Weekly Market Update by Retirement Lifestyle Advocates
All markets advanced once again last week, except the US Dollar, and the Dow to Gold ratio remains between 14 and 15.
We are holding to our long-term forecast of a Dow to Gold ratio of 2 or 1 as unlikely as that may seem present. It’s highly likely in our view that the dollar will continue to lost purchasing power at an ever-increasing rate and that will impact the nominal price of gold. As earnings are reported moving ahead, we believe that will negatively impact stock prices.
There is an interesting phenomenon taking place around the country presently. It’s one that we believe will continue to intensify. People are moving from high tax states to lower-tax states and from the city to the country.
In a recent blog post, past RLA Radio guest, Mish Shedlock noted that it now takes three weeks to leave the State of Illinois. This from his post (emphasis added):
Why 3 weeks? That’s how long it takes to reserve a one-way U-Haul outbound.
“Everyone is leaving. No one is coming,” a U-Haul agent told us a few weeks ago.
Illinoisans Leave State in Record Numbers, and So Are We
On January 2, 2020, I announced Illinoisans Leave State in Record Numbers, and So Are We
I am pleased to report we loaded our U-Haul rental yesterday and I am on the road driving to our new home in Utah.
Right now we are just a few hours into the trip, but we have crossed the state line and are now in Iowa.
On February 12, Wirepoints noted If the wealthy flee, ordinary Illinoisans will be left holding the progressive tax bag.
Yep, and we have had enough.
We were paying about $15,000 a year in property taxes on a home now worth about $380,000 or so. We have a beautiful 1-acre lot, surrounded by 30 white or and burr oak trees 100-200 years old.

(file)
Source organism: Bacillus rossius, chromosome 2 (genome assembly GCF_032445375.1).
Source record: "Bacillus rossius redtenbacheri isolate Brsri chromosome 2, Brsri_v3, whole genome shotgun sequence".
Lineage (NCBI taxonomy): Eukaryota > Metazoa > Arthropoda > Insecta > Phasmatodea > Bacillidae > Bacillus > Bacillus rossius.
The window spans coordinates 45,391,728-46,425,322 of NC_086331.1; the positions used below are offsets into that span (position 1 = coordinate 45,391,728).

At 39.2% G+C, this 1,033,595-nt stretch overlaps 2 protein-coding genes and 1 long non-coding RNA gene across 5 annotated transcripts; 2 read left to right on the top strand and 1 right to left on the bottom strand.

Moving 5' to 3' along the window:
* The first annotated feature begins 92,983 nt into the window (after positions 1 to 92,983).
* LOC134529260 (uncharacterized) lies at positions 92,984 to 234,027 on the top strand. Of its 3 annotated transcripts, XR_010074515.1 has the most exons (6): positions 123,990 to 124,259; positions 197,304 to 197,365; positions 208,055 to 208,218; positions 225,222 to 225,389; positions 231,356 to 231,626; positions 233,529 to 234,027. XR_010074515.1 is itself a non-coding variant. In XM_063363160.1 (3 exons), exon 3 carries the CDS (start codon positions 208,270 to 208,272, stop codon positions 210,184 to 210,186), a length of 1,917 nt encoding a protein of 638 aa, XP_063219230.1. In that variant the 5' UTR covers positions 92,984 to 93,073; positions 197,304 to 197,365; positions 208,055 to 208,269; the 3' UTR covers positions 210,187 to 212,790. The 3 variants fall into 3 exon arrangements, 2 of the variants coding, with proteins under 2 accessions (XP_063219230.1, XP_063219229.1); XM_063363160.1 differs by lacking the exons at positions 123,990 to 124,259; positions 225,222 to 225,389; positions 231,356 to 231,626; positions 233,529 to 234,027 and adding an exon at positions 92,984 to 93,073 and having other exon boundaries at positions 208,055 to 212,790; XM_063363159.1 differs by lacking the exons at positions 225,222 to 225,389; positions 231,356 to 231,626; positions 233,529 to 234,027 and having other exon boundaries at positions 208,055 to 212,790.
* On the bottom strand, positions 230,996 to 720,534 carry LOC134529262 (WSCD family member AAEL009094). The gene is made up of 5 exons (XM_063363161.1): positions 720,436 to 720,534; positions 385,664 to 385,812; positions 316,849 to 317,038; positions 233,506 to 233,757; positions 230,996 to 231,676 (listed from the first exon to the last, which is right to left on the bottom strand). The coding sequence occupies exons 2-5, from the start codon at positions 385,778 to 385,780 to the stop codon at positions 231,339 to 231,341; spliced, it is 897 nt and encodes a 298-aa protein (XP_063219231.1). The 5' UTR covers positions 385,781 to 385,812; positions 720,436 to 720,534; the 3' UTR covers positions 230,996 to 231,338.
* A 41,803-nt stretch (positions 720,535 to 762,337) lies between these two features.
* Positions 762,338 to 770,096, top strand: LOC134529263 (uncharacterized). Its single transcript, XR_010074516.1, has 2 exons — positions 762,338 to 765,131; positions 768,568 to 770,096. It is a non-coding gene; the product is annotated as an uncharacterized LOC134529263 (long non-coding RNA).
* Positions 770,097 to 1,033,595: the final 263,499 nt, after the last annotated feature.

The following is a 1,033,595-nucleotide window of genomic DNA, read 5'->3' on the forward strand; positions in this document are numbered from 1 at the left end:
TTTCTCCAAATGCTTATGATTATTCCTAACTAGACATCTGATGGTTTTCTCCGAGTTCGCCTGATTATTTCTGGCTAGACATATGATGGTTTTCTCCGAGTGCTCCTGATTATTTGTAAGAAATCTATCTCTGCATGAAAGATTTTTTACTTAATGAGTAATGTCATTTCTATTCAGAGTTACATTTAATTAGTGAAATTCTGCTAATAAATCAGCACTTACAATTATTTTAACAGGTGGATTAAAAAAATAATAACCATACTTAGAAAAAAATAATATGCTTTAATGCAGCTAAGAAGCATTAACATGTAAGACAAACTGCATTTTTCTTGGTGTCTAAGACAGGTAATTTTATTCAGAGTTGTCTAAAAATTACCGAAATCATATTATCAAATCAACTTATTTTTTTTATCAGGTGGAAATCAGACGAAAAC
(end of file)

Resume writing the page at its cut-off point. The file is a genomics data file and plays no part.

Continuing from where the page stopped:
But property values are sinking. We will sell the house for a lot less than we paid for it 20 years ago.
Property taxes are a killer and taxes in general are going to rise in Illinois.
Despite the exodus from high-tax states, some politicians in high-tax states continue to push for higher taxes.
Alexandra Ocasio-Cortez, or AOC as she’s known, recently began a campaign to have the State of New York be the first state in the country to implement a wealth tax. This from “Zero Hedge” (emphasis added):
But after months of hard work in Washington, AOC is turning her attention back to NYC, with her latest campaign: A “wealth tax” to finance an emergency worker bailout fund for poor and undocumented New Yorkers.
According to Bloomberg, AOC’s proposed wealth tax would tax the wealthy on unrealized gains in their stock portfolios. Currently, investments typically aren’t taxed until they are sold and a profit (or loss) is realized.
New York would be the first state in the country to enact a wealth tax that targets wealth, instead of solely income (whether individual or corporate) and consumer spending. The state bill will be considered when the NY legislature returns from vacation on Monday.
“It’s time to stop protecting billionaires, and it’s time to start working for working families,” Ocasio-Cortez said in a video directed at Cuomo. The message spread on Twitter with the hashtag #MakeBillionairesPay.
But as the public debate over the wealth tax advances, we suspect we won’t be hearing AOC delve into the finer points of tax policy. It’s much more effective to simply organize a protest and get all your media buddies to come out and photograph crowds with their “soak the rich” signs.
And there’s a reason for that: She has no incentive to educate her voters on the drawbacks of driving away Amazon and the billionaires. Her political rhetoric plays on mass resentment of the wealthy. AOC’s willingness to pander to the “Occupy Wall Street” set by demonizing the wealthy is what made her stand out.
And what does it matter if the state’s coffers take a hit from all the wealthy leaving the state? AOC will forever be known as the socialist who drove out the billionaires like snakes. While the middle-class, college-educated voters who comprise many of her most vocal supporters (think the hosts of the podcast Chapo Trap House) would never feel the sting of falling state revenues, the half of AOC’s district that’s Latino, and those who fall below the poverty line, might not be so forgiving.